Wentworth Wednesday

Chapter 7

Wentworth is not very gallant by you, Anne, though he was so attentive to me. Henrietta asked him what he thought of you, when they went away, and he said, ‘You were so altered he should not have known you again.'”

Mary had no feelings to make her respect her sister’s in a common way, but she was perfectly unsuspicious of being inflicting any peculiar wound.

“Altered beyond his knowledge.” Anne fully submitted, in silent, deep mortification. Doubtless it was so, and she could take no revenge, for he was not altered, or not for the worse. She had already acknowledged it to herself, and she could not think differently, let him think of her as he would. No: the years which had destroyed her youth and bloom had only given him a more glowing, manly, open look, in no respect lessening his personal advantages. She had seen the same Frederick Wentworth.

“So altered that he should not have known her again!” These were words which could not but dwell with her. Yet she soon began to rejoice that she had heard them. They were of sobering tendency; they allayed agitation; they composed, and consequently must make her happier.

Frederick Wentworth had used such words, or something like them, but without an idea that they would be carried round to her. He had thought her wretchedly altered, and in the first moment of appeal, had spoken as he felt. He had not forgiven Anne Elliot. She had used him ill, deserted and disappointed him; and worse, she had shewn a feebleness of character in doing so, which his own decided, confident temper could not endure. She had given him up to oblige others. It had been the effect of over-persuasion. It had been weakness and timidity.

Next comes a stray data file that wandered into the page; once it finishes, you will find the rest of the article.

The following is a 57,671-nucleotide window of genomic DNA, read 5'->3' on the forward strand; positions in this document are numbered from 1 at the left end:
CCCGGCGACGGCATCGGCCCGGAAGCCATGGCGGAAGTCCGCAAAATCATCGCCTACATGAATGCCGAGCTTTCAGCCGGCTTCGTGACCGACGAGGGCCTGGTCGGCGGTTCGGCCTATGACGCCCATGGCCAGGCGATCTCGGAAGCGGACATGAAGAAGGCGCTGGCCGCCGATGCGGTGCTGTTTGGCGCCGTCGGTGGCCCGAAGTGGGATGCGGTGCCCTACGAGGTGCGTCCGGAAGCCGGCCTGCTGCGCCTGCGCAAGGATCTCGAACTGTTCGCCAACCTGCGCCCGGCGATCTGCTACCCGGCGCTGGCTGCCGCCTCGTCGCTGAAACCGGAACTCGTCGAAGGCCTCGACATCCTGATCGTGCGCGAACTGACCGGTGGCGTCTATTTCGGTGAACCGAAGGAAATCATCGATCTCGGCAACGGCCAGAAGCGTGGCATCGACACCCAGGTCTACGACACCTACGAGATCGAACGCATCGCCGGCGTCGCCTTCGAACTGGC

He had been most warmly attached to her, and had never seen a woman since whom he thought her equal; but, except from some natural sensation of curiosity, he had no desire of meeting her again. Her power with him was gone for ever.

It was now his object to marry. He was rich, and being turned on shore, fully intended to settle as soon as he could be properly tempted; actually looking round, ready to fall in love with all the speed which a clear head and a quick taste could allow. He had a heart for either of the Miss Musgroves, if they could catch it; a heart, in short, for any pleasing young woman who came in his way, excepting Anne Elliot. This was his only secret exception, when he said to his sister, in answer to her suppositions:–

“Yes, here I am, Sophia, quite ready to make a foolish match. Anybody between fifteen and thirty may have me for asking. A little beauty, and a few smiles, and a few compliments to the navy, and I am a lost man. Should not this be enough for a sailor, who has had no society among women to make him nice?”

He said it, she knew, to be contradicted. His bright proud eye spoke the conviction that he was nice; and Anne Elliot was not out of his thoughts, when he more seriously described the woman he should wish to meet with. “A strong mind, with sweetness of manner,” made the first and the last of the description.

“That is the woman I want,” said he. “Something a little inferior I shall of course put up with, but it must not be much. If I am a fool, I shall be a fool indeed, for I have thought on the subject more than most men.”

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Austen must have listened to a lot of men who had harsh things to say about women’s looks. Darcy speaks unkindly about Lizzie not being handsome enough to tempt him, and in Persuasion, Sir Walter also sets the bar awfully high when it comes to a lady’s looks. Even his own daughters—Anne and Mary—are not thought to be pretty enough for him. Only Elizabeth is thought to be worthy of the Elliot name.